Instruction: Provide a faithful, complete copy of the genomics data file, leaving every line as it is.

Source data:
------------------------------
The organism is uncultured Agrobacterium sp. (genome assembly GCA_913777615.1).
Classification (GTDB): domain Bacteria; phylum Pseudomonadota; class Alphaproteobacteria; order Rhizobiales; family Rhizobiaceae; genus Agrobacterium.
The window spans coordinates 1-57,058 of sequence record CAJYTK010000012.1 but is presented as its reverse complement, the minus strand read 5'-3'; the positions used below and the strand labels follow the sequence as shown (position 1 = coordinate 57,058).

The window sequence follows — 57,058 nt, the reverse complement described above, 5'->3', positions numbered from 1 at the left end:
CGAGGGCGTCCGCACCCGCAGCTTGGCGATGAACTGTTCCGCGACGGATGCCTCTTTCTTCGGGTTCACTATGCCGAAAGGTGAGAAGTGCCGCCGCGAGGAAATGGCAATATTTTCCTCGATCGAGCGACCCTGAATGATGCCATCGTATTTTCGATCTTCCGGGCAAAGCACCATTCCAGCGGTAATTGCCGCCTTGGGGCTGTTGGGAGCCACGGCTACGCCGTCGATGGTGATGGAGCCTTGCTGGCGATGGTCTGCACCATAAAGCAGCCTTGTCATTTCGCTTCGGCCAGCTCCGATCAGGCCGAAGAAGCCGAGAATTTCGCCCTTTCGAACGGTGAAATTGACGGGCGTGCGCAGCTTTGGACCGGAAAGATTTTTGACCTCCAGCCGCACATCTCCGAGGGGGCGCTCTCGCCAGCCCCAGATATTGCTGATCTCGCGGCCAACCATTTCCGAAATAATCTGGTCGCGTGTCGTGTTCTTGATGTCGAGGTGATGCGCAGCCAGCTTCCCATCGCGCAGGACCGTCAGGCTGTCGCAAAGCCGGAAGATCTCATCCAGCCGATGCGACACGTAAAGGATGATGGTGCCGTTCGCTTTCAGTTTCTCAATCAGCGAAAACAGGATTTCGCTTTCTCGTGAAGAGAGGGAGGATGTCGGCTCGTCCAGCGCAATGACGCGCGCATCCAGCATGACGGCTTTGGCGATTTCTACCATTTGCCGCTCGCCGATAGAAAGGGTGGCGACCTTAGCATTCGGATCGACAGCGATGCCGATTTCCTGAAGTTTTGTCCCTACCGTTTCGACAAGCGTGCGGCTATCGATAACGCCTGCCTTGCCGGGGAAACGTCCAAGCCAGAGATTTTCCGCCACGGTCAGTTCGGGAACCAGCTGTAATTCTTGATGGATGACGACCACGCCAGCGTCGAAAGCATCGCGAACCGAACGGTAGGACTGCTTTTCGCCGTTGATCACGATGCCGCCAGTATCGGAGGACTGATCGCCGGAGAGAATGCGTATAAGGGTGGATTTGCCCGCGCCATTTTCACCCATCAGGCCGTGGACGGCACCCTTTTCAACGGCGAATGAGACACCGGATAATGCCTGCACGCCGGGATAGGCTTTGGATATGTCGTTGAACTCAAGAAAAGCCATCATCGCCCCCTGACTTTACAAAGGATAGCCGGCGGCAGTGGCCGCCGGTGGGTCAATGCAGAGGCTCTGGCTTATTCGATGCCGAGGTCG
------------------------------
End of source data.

The organism is uncultured Agrobacterium sp. (genome assembly GCA_913777615.1).
Classification (GTDB): domain Bacteria; phylum Pseudomonadota; class Alphaproteobacteria; order Rhizobiales; family Rhizobiaceae; genus Agrobacterium.
The window spans coordinates 1-57,058 of sequence record CAJYTK010000012.1 but is presented as its reverse complement, the minus strand read 5'-3'; the positions used below and the strand labels follow the sequence as shown (position 1 = coordinate 57,058).

The window sequence follows — 57,058 nt, the reverse complement described above, 5'->3', positions numbered from 1 at the left end:
CGAGGGCGTCCGCACCCGCAGCTTGGCGATGAACTGTTCCGCGACGGATGCCTCTTTCTTCGGGTTCACTATGCCGAAAGGTGAGAAGTGCCGCCGCGAGGAAATGGCAATATTTTCCTCGATCGAGCGACCCTGAATGATGCCATCGTATTTTCGATCTTCCGGGCAAAGCACCATTCCAGCGGTAATTGCCGCCTTGGGGCTGTTGGGAGCCACGGCTACGCCGTCGATGGTGATGGAGCCTTGCTGGCGATGGTCTGCACCATAAAGCAGCCTTGTCATTTCGCTTCGGCCAGCTCCGATCAGGCCGAAGAAGCCGAGAATTTCGCCCTTTCGAACGGTGAAATTGACGGGCGTGCGCAGCTTTGGACCGGAAAGATTTTTGACCTCCAGCCGCACATCTCCGAGGGGGCGCTCTCGCCAGCCCCAGATATTGCTGATCTCGCGGCCAACCATTTCCGAAATAATCTGGTCGCGTGTCGTGTTCTTGATGTCGAGGTGATGCGCAGCCAGCTTCCCATCGCGCAGGACCGTCAGGCTGTCGCAAAGCCGGAAGATCTCATCCAGCCGATGCGACACGTAAAGGATGATGGTGCCGTTCGCTTTCAGTTTCTCAATCAGCGAAAACAGGATTTCGCTTTCTCGTGAAGAGAGGGAGGATGTCGGCTCGTCCAGCGCAATGACGCGCGCATCCAGCATGACGGCTTTGGCGATTTCTACCATTTGCCGCTCGCCGATAGAAAGGGTGGCGACCTTAGCATTCGGATCGACAGCGATGCCGATTTCCTGAAGTTTTGTCCCTACCGTTTCGACAAGCGTGCGGCTATCGATAACGCCTGCCTTGCCGGGGAAACGTCCAAGCCAGAGATTTTCCGCCACGGTCAGTTCGGGAACCAGCTGTAATTCTTGATGGATGACGACCACGCCAGCGTCGAAAGCATCGCGAACCGAACGGTAGGACTGCTTTTCGCCGTTGATCACGATGCCGCCAGTATCGGAGGACTGATCGCCGGAGAGAATGCGTATAAGGGTGGATTTGCCCGCGCCATTTTCACCCATCAGGCCGTGGACGGCACCCTTTTCAACGGCGAATGAGACACCGGATAATGCCTGCACGCCGGGATAGGCTTTGGATATGTCGTTGAACTCAAGAAAAGCCATCATCGCCCCCTGACTTTACAAAGGATAGCCGGCGGCAGTGGCCGCCGGTGGGTCAATGCAGAGGCTCTGGCTTATTCGATGCCGAGGTCG